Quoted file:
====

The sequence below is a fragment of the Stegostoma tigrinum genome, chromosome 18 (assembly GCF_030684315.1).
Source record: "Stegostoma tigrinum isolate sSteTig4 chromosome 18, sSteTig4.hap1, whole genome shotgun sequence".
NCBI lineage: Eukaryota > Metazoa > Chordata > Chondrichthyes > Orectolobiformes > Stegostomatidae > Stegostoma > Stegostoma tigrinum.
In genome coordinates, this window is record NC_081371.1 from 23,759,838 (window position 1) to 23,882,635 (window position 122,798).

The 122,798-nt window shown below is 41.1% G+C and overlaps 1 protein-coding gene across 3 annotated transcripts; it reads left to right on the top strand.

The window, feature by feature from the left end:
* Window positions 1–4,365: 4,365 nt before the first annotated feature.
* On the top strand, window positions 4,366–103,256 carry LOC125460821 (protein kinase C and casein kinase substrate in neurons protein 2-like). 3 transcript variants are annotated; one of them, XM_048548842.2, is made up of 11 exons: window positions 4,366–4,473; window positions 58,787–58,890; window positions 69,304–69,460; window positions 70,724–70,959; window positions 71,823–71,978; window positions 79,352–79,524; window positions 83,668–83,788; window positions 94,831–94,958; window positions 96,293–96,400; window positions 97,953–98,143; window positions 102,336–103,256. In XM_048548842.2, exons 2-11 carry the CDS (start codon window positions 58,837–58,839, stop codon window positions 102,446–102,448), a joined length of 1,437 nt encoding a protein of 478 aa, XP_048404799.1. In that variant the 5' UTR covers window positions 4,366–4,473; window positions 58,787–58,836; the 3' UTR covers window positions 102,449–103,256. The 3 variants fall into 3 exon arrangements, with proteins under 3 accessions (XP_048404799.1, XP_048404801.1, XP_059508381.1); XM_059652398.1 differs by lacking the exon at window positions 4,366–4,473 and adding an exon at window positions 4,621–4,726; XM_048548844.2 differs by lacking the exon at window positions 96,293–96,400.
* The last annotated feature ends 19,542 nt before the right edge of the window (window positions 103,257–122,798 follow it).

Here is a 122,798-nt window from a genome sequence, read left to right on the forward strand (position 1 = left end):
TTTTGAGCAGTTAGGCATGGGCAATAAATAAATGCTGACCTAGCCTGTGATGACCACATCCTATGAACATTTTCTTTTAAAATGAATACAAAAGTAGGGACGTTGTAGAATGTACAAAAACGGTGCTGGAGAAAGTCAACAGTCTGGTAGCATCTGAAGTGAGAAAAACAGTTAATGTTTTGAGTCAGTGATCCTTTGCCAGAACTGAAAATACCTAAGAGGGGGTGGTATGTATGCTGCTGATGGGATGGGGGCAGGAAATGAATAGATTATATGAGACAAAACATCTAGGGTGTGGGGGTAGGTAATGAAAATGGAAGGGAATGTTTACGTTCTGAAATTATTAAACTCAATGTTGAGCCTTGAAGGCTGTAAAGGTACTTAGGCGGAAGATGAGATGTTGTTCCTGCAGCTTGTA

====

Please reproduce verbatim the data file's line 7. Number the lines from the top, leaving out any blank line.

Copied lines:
* Window positions 1–4,365: 4,365 nt before the first annotated feature.